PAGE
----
COP21: View from Yukon, Canada

Share
According to the Yukon State of the Environment report 2014 , Yukon produced 0.05 per cent of Canada's emissions. The transportation sector contributes the largest share of emissions in the territory. (iStock)
According to the Yukon State of the Environment report 2014 , Yukon produced 0.05 per cent of Canada’s emissions. The transportation sector contributes the largest share of emissions in the territory. (iStock)
In the run up to the United Nations climate change conference in Paris (November 30- December 11), Eye on the Arctic spoke to different leaders from across Canada’s North.

In this interview series we explore how climate change is affecting Canada’s northern regions and whether international conferences like COP21 can actually make a difference in the day-to-day lives of northern Peoples.

"In the Yukon, most First Nations still practise their traditional lifestyles," says Yukon Grand Chief Ruth Massie. "It's just harder to get out on the land to your different hunting grounds because of the late ice buildup and the early thaws." (Courtesy Council of Yukon First Nations)
“In the Yukon, most First Nations still practise their traditional lifestyles,” says Yukon Grand Chief Ruth Massie. “It’s just harder to get out on the land to your different hunting grounds because of the late ice buildup and the early thaws.” (Courtesy Council of Yukon First Nations)

First up, we focus on Yukon, Canada’s north-westernmost territory.

International studies, including ones like the 2014 Arctic Report Card update, find that the Arctic is warming more than twice as fast as other regions. For northern communities, this is having an impact on everything from infrastructure to changes in traditional hunting patterns.

Climate & culture

But something that doesn’t get alot of attention, is the social and cultural impacts these changes are having on the North’s indigenous communities.

“We’re finding that more of our people are not going out onto their lands and practising their lifestyles like hunting and trapping and fishing,” says Ruth Massie, the Grand Chief of the Council of Yukon First Nations. “And of course, that effects the younger generation because you don’t have the opportunity to teach them your traditional lifestyle first-hand.”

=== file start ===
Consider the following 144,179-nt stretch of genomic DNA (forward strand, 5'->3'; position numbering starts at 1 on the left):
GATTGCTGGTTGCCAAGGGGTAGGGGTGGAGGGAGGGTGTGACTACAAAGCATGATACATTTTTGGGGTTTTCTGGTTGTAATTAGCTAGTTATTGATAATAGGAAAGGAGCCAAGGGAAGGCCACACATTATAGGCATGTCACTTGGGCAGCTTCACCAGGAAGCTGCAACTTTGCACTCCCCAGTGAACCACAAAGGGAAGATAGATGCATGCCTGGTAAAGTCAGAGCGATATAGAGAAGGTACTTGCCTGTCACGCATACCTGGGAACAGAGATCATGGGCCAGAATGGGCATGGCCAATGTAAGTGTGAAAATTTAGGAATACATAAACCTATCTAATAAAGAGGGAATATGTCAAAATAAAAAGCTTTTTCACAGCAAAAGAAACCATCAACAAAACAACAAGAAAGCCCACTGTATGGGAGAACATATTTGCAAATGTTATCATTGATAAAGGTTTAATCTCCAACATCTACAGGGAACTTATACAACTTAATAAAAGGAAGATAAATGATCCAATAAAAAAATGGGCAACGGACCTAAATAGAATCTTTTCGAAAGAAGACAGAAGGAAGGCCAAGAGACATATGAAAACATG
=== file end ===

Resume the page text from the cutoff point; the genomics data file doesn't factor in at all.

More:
This is just one of the messages that Massie hopes to bring to the climate change conference, also known as COP21, when she travels to Paris with the Canadian delegation at the end of the month.

Feature Interview
To find out more, Eye on the Arctic spoke with Grand Chief Ruth Massie about climate change in Yukon and what’s at stake in Paris:

 

Write to Eilís Quinn at eilis.quinn(at)cbc.ca

Related stories from around the North:

Canada:  Feature Interview -The politics of climate, Eye on the Arctic

Finland:  Climate change brings new insect arrivals to Finland, Yle News

Norway:  The new face of climate change?, Alaska Dispatch News

Sweden: Final round of UN climate talks before Paris, Radio Sweden

United States: Climate change leads snowshoe hares to Arctic Alaska, Alaska Dispatch News

Share
Eilís Quinn, Eye on the Arctic

Eilís Quinn, Eye on the Arctic

Eilís Quinn is a journalist and manages Radio Canada International’s Eye on the Arctic news cooperation project.

Eilís has reported from the Arctic regions of all eight circumpolar countries and has produced numerous documentary and multimedia series about climate change and the issues facing Indigenous peoples in the North.

Her investigative report "Death in the Arctic: A community grieves, a father fights for change," about the violent death of Robert Adams, a 19-year-old Inuk man from Arctic Quebec, received an honourable mention for excellence in reporting on violence and trauma at the 2019 Dart Awards in New York City.

Her multimedia project on the health challenges in the Canadian Arctic, "Bridging the Divide," was a finalist at the 2012 Webby Awards.

Eilís has worked for media organizations in Canada and the United States and as a TV host for the Discovery/BBC Worldwide series "Best in China."

Twitter: @Arctic_EQ

Email: eilis.quinn(at)cbc.ca

Do you want to report an error or a typo? Click here!

Leave a Reply

Note: By submitting your comments, you acknowledge that Radio Canada International has the right to reproduce, broadcast and publicize those comments or any part thereof in any manner whatsoever. Radio Canada International does not endorse any of the views posted. Your comments will be pre-moderated and published if they meet netiquette guidelines.
Netiquette »

Your email address will not be published. Required fields are marked *